The modern concept of enthalpy or heat was developed largely based on the series of experiments carried out by James P. Joule (1818–1889). Joule’s experiment involves carefully measured amounts of water, oil, and mercury in an insulated container. He placed known amounts of these afore mentioned substances in the container, and agitated the fluids with a rotating stirrer. The mechanical work needed to carry out the rotation was carefully calculated, and the temperature changes of the fluid temperatures were accurately measured. In his result, Joule stated that for each fluid that a fixed amount of work was required per unit mass for every degree of temperature rise caused by the mechanical work provided. Furthermore, the original temperature of the fluids could be restored by the transfer of heat through contact as simple as to cooler objects. The quantitative relationship between heat and work was thus firmly established by Joule’s experiment, which proved definitively that heat is a form of energy.
In order to give heat a more concrete definition and moreover, to recognize a common basis for all energy units, international steam table calorie is defined in relation to joule, the SI unit of energy. Joule is the mechanical work done when a force of one Newton acts through a distance of one meter. Upon the establishment of the SI unit, the international steam table calorie was defined as equivalent to 4.1868 Joule (exact, by definition) and thermochemical calorie is equivalent to 4.184 Joule (exact, by definition). As a reference, one international steam table Btu is equivalent to 1055.056 Joule, and one thermochemical Btu is equivalent to 1054.35 Joule.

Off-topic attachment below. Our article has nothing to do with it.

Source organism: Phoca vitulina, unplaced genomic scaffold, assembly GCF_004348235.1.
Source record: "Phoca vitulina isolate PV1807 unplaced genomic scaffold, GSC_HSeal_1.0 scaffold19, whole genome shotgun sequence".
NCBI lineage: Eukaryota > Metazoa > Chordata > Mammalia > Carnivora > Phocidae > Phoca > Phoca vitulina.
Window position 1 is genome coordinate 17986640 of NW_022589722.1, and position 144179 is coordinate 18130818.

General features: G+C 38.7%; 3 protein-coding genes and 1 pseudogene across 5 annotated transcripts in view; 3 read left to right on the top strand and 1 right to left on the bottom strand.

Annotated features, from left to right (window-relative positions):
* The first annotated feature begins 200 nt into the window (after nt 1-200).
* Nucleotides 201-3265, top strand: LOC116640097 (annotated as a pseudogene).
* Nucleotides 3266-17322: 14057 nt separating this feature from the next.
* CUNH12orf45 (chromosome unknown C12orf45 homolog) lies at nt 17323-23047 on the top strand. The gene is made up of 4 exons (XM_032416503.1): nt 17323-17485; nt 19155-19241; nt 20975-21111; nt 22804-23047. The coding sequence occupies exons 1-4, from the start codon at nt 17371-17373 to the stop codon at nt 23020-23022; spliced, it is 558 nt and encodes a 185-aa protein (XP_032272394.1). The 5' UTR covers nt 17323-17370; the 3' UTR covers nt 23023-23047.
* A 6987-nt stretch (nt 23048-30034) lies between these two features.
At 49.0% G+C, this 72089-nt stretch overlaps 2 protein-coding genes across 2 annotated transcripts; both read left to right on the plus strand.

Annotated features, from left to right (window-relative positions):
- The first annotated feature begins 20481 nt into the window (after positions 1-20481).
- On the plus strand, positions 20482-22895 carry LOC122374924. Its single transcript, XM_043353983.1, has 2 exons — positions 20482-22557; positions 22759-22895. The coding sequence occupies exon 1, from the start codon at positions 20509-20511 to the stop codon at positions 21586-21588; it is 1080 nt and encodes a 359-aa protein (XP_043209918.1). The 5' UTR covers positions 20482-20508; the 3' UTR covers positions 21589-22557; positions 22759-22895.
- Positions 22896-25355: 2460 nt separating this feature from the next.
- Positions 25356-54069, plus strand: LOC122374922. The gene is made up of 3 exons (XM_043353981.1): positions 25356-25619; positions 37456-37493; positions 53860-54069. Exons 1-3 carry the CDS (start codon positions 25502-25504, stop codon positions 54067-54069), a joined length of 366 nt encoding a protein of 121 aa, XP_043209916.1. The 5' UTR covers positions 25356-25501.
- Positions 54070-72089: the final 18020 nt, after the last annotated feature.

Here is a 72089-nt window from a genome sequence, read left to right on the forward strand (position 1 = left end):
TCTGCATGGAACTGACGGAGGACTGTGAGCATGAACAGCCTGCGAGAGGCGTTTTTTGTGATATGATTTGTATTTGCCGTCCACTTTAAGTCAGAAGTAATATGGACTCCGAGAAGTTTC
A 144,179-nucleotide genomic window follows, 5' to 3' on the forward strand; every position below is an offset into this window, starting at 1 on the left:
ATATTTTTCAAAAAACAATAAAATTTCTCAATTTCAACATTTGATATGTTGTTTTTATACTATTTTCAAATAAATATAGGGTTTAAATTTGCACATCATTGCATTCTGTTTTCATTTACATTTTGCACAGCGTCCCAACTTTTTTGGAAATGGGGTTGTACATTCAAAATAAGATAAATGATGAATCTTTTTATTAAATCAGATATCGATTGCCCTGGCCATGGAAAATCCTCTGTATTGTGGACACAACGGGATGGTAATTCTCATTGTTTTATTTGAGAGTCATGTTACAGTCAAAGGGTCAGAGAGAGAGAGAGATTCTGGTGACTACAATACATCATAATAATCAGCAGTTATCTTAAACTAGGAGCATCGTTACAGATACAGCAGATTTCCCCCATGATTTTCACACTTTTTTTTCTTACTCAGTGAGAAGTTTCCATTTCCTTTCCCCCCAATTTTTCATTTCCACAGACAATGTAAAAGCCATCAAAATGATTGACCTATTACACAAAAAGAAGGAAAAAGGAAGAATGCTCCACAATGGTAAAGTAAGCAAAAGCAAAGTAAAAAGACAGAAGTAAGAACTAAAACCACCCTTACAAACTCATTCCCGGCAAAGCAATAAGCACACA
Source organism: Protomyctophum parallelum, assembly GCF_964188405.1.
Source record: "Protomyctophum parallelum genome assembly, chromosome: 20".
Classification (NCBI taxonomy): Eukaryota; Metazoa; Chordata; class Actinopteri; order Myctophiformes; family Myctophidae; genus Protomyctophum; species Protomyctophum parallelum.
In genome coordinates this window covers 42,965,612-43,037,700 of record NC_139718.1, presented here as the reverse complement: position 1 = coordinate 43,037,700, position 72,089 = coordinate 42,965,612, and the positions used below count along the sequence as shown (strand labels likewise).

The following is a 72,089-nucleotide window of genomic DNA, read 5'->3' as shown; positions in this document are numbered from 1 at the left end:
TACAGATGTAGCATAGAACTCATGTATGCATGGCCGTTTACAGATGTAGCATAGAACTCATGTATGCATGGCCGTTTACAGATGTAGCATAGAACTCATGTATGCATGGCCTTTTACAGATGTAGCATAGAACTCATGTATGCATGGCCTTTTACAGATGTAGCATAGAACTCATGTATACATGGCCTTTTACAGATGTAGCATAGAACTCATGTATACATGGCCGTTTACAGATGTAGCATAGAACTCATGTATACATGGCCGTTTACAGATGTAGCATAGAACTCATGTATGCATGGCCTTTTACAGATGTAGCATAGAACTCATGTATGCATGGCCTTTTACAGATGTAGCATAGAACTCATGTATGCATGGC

Mathematical Expression of Enthalpy[edit | edit source]
Enthalpy(H) is a measure of the heat energy of a reaction. The Enthalpy H of a thermodynamic system whose internal energy, pressure, and volume are U, P, and V is defined as H =U+PV. Since U, P, and V are state functions, H is a state function. note from dw=-PdV that the product of P and V has the dimensions of work and hence of energy. Therefore it is legitimate to add U and PV. Naturally, H has units of energy.
For example, a reaction that is exothermic will have a negative change in enthalpy. This is because the enthalpy of the products is less that that of the reactants.
In mathematical terms enthalpy of a reaction can be known as the following:
ΔH = (sums of bonds broken) - (sums of bonds formed)
ΔH = ΣnHproducts - ΣnHreactants
When ΔH is negative then the reaction is exothermic and more bonds are formed than broken.
If ΔH is positive then the reaction is endothermic. Chemical bonds tend to form spontaneously that the negative value of ΔH represents exothermic reaction.
The enthalpy for the reverse reaction is equal in magnitude, but opposite in mathematical sign.
Enthalpy is a state function and thus according to Hess's Law, the overall enthalpy of the reaction is equal to the sum of the enthalpies of the individual reactions or steps for which the overall reaction can be divided.
Since enthalpy is a function defined for the sake of calculations, it is difficult to measure the actual enthalpy of a substance. The change in enthalpy however, is easily measured and is an important quantity in many calculations.
When enthalpy changes, it signifies there is a change of state happening in the system. But enthalpies are reversible in the sense that the physical state changes are usually reversible. Therefore, since the enthalpy for formation of everything is always given, then at any given change, the new enthalpy can be calculated.
Reference[edit | edit source]
Slonczewski, Joan L.. Microbiology "An Evolving Science." Second Edition.
Smith, J.M. (2005). Introduction to Chemical Engineering Thermodynamics. McGraw Hill. ISBN 978-007-127055-7.
Engel, Thomas. Physical Chemistry. Third Edition.